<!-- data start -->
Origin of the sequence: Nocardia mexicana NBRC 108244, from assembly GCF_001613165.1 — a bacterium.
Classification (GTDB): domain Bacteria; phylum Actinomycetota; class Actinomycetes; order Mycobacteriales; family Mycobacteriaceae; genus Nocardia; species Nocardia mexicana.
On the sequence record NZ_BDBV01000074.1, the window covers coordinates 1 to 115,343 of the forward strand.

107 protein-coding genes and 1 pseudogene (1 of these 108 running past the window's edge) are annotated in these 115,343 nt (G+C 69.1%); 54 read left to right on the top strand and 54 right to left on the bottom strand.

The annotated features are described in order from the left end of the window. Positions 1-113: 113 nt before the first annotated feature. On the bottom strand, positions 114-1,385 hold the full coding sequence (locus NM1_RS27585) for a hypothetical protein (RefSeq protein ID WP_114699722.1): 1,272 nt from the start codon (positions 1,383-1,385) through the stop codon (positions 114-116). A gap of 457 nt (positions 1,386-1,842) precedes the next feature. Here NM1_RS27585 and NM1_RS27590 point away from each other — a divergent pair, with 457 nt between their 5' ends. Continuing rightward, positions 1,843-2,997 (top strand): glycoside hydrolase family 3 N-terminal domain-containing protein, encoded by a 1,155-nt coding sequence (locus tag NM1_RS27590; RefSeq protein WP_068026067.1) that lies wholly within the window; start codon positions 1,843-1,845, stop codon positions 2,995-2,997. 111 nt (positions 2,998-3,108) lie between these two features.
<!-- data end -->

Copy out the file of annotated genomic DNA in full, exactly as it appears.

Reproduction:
Origin of the sequence: Nocardia mexicana NBRC 108244, from assembly GCF_001613165.1 — a bacterium.
Classification (GTDB): domain Bacteria; phylum Actinomycetota; class Actinomycetes; order Mycobacteriales; family Mycobacteriaceae; genus Nocardia; species Nocardia mexicana.
On the sequence record NZ_BDBV01000074.1, the window covers coordinates 1 to 115,343 of the forward strand.

107 protein-coding genes and 1 pseudogene (1 of these 108 running past the window's edge) are annotated in these 115,343 nt (G+C 69.1%); 54 read left to right on the top strand and 54 right to left on the bottom strand.

The annotated features are described in order from the left end of the window. Positions 1-113: 113 nt before the first annotated feature. On the bottom strand, positions 114-1,385 hold the full coding sequence (locus NM1_RS27585) for a hypothetical protein (RefSeq protein ID WP_114699722.1): 1,272 nt from the start codon (positions 1,383-1,385) through the stop codon (positions 114-116). A gap of 457 nt (positions 1,386-1,842) precedes the next feature. Here NM1_RS27585 and NM1_RS27590 point away from each other — a divergent pair, with 457 nt between their 5' ends. Continuing rightward, positions 1,843-2,997 (top strand): glycoside hydrolase family 3 N-terminal domain-containing protein, encoded by a 1,155-nt coding sequence (locus tag NM1_RS27590; RefSeq protein WP_068026067.1) that lies wholly within the window; start codon positions 1,843-1,845, stop codon positions 2,995-2,997. 111 nt (positions 2,998-3,108) lie between these two features.